This is the Great War memoir of our time, if such as statement isn't something of a paradox. Lynch's Australian sensibility, his cheerful challenges to authority and the democratic flavour of Anzac `mateship' are more attuned to a 20th century sensibility than some of the more literary laments to the `futility' of the war in the 1920s and 1930s. (The attitudes to other races in the opening chapter are shocking but not surprising for a memoir of the time; their omission would have been a pointless and historically dishonest piece of editing).

A singular and powerfully important memoir of 1914-1918.
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Format: Hardcover
There are books about the Great War, and then there is Somme Mud.

The days of glorified war stories are over, and this book takes the reader on a gritty, totally from-the-heart account of every horrific day in the Western Front.

Whilst full of frightening moments, it also conveys the real sense of comradeship and frequent dark humour of those serving under conditions none of us can know today.

What struck me most about this book was the reminder that the prospect of being sniped, shelled (sometimes by your own side), gassed, or just drowned in flooded shell holes, was present every moment of just about every day. It's also a stark reminder of the appalling conditions men endured for several years.

A brilliant book that ranks amongst the best ever written in terms of actually comprehending - as far as we can today - what men went through, far from home.
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Format: Hardcover
I have read many books on the first world war and the western front in particular. Many of these have been excellent, such as the Lyn McDonald books, which give great insight into the horrors that the ordinary soldier had to endure. What sets this work apart from them is that it is a full acount of the war, written by an ordinary man in exceptional circumstances. It soon becomes clear that staying alive was just as difficult during spells of 'holding the line' as it was during a major battle. An incredible tale, honestly told with bravery and dignity. A must-read.
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Format: Hardcover
fantastic read,a must for anybody with an intrest in this period of history. A book thats once i started found hard to put down, gripping and fantastically detailed of the lives they lived fighting the first world war.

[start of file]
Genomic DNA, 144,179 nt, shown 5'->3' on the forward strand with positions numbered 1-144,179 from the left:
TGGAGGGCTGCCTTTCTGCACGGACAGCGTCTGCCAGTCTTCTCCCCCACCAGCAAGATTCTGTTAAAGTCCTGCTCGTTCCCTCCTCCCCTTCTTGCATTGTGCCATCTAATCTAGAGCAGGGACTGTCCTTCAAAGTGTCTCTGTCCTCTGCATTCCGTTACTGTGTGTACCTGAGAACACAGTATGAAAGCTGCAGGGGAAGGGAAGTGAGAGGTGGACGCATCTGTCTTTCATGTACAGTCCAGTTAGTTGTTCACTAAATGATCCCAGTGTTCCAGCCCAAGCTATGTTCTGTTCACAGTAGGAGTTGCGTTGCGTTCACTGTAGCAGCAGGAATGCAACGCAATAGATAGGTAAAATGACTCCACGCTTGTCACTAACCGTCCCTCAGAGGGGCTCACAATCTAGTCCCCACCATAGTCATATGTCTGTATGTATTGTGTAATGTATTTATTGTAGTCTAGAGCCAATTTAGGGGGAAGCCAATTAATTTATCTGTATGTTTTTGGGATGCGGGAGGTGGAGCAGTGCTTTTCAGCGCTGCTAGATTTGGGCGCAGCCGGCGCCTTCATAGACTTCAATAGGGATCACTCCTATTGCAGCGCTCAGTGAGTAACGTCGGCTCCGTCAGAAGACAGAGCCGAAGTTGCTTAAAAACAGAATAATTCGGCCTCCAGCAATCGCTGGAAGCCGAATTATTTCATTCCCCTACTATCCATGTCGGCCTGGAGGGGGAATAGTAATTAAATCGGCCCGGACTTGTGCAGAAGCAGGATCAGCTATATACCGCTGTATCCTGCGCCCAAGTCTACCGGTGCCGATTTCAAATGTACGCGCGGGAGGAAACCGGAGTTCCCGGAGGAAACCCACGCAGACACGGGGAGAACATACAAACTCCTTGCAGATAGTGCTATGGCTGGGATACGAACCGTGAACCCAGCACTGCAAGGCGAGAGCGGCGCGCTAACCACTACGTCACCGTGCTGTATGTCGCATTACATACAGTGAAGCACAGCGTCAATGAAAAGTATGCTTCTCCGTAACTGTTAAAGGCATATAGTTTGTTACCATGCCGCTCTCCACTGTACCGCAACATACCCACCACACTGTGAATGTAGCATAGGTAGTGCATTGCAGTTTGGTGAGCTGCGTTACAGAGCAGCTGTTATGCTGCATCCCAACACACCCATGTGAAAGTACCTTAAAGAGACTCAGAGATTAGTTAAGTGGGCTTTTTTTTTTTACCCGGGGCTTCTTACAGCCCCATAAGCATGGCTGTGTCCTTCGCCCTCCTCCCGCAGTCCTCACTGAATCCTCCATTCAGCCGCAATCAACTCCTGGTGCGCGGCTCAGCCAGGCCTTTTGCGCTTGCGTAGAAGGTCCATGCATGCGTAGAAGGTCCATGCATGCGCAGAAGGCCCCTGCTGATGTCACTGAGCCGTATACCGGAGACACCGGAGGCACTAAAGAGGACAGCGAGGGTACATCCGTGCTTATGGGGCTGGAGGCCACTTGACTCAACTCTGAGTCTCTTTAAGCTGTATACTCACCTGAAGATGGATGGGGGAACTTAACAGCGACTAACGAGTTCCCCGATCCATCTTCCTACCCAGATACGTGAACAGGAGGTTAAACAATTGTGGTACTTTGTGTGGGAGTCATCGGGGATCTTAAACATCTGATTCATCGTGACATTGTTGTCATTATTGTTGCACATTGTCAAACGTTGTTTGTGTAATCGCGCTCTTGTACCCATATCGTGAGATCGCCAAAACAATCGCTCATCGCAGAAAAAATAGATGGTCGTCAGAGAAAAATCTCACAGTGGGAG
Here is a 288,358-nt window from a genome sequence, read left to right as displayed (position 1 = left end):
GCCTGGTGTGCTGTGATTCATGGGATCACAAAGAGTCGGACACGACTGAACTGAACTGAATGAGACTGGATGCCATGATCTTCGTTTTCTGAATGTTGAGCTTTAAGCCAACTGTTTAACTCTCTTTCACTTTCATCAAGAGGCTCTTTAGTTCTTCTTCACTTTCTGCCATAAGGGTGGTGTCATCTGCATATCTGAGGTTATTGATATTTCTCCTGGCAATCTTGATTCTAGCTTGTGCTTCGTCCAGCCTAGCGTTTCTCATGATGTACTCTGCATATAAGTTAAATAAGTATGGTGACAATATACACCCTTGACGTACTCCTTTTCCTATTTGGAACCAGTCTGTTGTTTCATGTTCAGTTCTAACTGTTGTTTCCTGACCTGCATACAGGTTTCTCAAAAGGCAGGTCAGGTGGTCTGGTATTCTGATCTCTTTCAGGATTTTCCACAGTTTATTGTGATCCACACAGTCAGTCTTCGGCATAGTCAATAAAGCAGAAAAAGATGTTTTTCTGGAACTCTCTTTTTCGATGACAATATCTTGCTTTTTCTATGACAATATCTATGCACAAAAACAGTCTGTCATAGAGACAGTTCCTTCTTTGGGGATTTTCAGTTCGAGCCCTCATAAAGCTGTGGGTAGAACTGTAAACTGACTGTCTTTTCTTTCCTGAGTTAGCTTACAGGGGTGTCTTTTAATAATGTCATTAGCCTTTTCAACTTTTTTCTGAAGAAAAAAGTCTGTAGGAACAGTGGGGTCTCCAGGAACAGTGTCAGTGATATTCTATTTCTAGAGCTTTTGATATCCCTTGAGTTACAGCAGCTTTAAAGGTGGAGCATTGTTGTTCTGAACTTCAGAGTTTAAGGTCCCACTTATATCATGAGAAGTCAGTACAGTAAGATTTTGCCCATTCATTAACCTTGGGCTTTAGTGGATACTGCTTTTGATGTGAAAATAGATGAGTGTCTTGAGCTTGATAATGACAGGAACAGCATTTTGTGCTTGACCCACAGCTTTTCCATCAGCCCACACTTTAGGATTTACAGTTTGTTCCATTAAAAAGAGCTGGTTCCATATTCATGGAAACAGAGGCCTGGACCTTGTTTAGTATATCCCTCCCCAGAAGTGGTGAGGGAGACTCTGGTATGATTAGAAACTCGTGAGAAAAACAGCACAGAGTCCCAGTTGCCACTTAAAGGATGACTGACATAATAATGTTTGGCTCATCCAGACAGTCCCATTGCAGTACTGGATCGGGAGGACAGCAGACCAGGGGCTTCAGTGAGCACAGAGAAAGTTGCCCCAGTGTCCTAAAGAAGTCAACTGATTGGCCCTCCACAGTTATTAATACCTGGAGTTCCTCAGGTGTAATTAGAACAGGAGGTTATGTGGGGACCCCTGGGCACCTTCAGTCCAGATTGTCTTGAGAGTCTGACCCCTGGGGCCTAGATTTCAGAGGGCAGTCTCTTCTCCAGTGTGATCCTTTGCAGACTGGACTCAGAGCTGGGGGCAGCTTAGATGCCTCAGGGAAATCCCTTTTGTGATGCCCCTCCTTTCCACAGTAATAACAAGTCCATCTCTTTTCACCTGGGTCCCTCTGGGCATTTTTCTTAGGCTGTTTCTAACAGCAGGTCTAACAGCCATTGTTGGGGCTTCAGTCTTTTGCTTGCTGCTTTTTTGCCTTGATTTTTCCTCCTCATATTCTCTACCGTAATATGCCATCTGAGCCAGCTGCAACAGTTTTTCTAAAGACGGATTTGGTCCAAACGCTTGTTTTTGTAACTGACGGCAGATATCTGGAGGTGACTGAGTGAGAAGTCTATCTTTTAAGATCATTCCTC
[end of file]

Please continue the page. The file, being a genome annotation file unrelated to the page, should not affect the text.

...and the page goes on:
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Format: Paperback Verified Purchase
The most harrowing, brutally honest and mesmerizing book I have ever read in my life. I read a great deal of history and past favorites like Stalingrad or Berlin by Antony Beevor or The Forgotten Soldier by Guy Sajor which I found gripping really do pale a little by comparison to this. Perhaps not in the historically informative way Beevor presents things but as a first person perspective of the hideous violence which took place in the Great War or any conflict this cannot be surpassed.

There is a moment in the book where Lynch writes about going for a walk through trenches wrestled from the Germans a couple of weeks before and now behind the front line. He talks about rows of British corpses lying in straight lines, shoulder to shoulder. Each a little closer to the German trench as the first were wiped out, the second made it another 20 yards as the Germans reloaded, the third line making it 20 yards closer etc. Then he describes the scene of the hand to hand combat which took place by the position of the corpses. It is something that will stay with me for the rest of my life. Had Lynch not written about it, who would ever even know how these men died? We still do not know their names but at least we know it happened.

There is simply no possibility that I could do this book or it's author justice or even praise it highly enough but will say that this book is as enthralling as it is important.